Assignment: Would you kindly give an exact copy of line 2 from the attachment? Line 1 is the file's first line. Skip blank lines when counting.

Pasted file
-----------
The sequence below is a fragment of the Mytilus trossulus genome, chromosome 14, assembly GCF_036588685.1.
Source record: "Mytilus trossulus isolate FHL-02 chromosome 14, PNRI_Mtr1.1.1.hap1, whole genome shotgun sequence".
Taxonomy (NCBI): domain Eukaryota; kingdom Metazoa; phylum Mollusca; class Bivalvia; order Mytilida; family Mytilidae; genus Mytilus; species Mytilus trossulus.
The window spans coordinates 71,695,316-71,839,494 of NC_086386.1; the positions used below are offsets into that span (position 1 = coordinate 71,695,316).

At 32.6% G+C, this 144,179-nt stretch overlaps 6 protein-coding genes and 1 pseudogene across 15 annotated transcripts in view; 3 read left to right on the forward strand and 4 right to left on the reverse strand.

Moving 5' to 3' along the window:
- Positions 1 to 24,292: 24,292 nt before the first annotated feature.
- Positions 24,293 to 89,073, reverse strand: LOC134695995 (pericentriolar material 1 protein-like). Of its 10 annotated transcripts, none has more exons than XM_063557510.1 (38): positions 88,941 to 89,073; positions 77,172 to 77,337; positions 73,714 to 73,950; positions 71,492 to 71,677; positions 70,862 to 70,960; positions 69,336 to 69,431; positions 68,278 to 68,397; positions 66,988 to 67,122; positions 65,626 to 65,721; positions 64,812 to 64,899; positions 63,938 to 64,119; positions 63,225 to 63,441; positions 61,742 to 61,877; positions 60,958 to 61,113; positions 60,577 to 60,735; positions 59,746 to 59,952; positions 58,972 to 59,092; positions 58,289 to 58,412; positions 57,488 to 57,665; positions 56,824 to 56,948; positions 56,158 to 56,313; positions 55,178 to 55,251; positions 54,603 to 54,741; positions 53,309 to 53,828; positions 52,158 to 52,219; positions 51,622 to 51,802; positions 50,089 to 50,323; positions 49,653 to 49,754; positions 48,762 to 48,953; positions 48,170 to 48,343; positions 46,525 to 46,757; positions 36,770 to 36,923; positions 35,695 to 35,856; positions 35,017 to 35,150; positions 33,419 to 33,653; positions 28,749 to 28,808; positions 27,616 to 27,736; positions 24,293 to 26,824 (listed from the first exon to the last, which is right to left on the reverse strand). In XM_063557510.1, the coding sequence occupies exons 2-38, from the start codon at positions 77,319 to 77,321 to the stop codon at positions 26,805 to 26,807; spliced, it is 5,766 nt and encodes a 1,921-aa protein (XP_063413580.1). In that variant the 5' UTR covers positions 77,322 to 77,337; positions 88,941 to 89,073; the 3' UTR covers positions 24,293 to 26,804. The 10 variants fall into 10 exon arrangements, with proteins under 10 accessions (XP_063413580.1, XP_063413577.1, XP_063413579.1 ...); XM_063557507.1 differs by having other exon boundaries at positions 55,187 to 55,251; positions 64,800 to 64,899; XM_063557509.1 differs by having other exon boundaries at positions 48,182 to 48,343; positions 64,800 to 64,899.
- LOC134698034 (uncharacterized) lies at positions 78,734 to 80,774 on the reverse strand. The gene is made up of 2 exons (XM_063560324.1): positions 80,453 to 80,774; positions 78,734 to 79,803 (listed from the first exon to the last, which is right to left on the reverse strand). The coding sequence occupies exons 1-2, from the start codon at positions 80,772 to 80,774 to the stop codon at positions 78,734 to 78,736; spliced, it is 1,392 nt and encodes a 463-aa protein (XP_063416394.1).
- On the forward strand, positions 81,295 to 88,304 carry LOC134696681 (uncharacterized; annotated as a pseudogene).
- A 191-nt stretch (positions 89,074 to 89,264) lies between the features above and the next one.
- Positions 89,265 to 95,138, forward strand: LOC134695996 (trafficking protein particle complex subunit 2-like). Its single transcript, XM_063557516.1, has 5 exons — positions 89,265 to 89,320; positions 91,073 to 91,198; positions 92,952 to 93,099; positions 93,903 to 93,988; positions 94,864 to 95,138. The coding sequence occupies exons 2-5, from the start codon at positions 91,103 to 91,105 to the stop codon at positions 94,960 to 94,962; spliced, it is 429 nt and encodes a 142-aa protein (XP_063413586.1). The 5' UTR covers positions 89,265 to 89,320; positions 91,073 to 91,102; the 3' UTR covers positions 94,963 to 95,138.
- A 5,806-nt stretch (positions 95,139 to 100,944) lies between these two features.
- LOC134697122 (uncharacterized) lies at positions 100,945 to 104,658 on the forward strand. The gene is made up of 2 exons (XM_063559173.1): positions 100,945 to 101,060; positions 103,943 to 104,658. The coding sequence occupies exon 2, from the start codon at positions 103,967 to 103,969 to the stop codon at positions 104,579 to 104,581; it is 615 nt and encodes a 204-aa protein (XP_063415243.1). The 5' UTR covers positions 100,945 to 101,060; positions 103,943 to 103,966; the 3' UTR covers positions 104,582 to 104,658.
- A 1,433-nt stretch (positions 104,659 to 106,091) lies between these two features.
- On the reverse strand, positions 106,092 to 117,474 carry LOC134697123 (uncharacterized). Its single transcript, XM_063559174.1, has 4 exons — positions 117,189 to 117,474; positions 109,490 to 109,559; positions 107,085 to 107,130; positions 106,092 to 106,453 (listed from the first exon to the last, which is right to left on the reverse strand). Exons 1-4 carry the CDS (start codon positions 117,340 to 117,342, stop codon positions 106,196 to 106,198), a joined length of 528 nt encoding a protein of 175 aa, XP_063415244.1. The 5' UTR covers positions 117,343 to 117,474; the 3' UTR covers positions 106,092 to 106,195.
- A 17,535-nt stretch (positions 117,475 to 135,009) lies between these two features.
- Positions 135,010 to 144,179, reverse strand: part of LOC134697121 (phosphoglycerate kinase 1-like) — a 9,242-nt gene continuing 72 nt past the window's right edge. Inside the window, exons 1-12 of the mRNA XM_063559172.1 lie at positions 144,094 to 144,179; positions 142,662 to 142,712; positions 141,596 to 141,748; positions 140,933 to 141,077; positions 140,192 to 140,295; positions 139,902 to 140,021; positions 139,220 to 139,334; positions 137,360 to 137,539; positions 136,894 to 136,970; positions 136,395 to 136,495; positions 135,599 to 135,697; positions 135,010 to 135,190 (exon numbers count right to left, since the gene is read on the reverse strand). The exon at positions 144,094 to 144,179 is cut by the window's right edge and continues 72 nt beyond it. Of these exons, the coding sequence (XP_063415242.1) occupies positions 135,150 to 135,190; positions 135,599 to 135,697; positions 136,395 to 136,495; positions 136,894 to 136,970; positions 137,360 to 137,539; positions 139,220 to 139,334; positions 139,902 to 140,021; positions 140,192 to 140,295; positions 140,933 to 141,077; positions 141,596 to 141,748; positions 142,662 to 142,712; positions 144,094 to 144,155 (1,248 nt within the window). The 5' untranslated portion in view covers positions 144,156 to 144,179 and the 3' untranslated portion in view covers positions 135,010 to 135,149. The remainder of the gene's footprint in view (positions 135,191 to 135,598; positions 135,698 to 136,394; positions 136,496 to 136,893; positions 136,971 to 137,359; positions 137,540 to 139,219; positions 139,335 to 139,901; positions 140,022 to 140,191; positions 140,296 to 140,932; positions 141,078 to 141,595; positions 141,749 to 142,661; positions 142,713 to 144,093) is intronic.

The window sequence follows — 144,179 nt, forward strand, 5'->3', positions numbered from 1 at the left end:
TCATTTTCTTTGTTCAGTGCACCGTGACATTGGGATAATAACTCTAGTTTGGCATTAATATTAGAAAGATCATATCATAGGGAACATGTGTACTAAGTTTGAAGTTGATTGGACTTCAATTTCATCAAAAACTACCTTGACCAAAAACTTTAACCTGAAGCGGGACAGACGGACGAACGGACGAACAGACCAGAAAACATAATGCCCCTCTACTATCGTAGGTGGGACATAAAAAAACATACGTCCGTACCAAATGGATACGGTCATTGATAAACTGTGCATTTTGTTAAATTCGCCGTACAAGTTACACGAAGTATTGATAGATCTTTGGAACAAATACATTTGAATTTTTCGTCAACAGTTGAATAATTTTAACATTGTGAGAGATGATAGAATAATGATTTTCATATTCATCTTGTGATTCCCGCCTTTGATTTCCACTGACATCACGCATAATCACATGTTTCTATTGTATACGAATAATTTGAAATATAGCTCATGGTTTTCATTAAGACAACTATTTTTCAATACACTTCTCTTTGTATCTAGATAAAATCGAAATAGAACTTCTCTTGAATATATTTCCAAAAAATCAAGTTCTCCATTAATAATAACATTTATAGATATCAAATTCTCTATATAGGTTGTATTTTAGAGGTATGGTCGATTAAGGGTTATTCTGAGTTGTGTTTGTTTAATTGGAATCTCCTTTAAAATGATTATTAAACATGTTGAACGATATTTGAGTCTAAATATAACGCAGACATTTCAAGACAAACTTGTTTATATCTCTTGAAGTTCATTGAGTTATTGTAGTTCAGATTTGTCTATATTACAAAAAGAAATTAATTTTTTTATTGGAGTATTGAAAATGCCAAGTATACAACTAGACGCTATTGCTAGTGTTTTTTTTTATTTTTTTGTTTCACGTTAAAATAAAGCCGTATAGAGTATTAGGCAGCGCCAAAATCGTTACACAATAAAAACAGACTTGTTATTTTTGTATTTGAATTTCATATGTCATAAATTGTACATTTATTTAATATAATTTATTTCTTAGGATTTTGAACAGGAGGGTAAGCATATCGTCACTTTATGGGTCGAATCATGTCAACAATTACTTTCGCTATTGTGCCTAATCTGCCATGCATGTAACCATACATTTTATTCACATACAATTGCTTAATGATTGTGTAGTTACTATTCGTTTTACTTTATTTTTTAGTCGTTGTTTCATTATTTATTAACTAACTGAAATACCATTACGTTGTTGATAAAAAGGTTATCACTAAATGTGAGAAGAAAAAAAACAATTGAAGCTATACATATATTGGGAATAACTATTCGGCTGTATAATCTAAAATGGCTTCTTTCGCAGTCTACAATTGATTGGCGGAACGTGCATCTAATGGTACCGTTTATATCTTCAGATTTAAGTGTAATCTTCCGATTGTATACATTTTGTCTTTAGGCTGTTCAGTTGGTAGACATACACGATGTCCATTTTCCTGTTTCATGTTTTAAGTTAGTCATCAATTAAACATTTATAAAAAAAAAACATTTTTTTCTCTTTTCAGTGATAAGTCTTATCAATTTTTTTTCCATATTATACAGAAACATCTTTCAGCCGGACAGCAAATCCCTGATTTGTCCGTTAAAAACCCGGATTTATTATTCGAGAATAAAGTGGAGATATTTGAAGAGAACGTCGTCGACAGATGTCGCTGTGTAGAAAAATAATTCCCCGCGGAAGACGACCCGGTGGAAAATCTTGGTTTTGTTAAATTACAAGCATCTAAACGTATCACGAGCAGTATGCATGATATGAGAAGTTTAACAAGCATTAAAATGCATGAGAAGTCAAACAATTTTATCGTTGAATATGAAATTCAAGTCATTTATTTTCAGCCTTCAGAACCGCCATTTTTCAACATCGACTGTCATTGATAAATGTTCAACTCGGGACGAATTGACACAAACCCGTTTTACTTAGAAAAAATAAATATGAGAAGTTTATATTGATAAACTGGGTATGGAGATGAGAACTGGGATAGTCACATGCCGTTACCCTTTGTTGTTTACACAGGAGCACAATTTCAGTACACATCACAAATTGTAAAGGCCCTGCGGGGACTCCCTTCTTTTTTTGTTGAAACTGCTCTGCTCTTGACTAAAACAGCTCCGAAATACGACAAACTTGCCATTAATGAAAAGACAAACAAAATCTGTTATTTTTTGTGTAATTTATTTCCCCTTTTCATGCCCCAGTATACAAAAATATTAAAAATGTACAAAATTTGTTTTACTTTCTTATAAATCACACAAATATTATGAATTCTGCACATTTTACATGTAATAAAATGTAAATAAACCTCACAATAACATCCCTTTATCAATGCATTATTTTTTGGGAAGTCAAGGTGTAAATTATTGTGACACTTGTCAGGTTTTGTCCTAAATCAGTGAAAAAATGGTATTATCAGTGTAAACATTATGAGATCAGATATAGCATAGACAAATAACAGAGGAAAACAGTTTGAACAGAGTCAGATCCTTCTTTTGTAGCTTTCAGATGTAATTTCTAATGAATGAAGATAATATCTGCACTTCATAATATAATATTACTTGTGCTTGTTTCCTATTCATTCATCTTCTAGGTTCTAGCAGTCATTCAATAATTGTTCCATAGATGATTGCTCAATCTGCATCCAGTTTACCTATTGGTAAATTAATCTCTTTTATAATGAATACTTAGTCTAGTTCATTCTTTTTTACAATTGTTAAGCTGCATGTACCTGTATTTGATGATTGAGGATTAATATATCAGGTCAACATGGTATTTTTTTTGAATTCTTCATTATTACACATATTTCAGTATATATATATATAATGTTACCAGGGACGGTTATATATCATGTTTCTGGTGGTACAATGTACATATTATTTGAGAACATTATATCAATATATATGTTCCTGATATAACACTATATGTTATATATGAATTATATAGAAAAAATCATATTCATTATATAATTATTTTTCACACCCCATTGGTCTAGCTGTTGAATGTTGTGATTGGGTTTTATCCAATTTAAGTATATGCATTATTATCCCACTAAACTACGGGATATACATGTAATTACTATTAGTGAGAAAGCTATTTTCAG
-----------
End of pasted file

Source record: "Mytilus trossulus isolate FHL-02 chromosome 14, PNRI_Mtr1.1.1.hap1, whole genome shotgun sequence".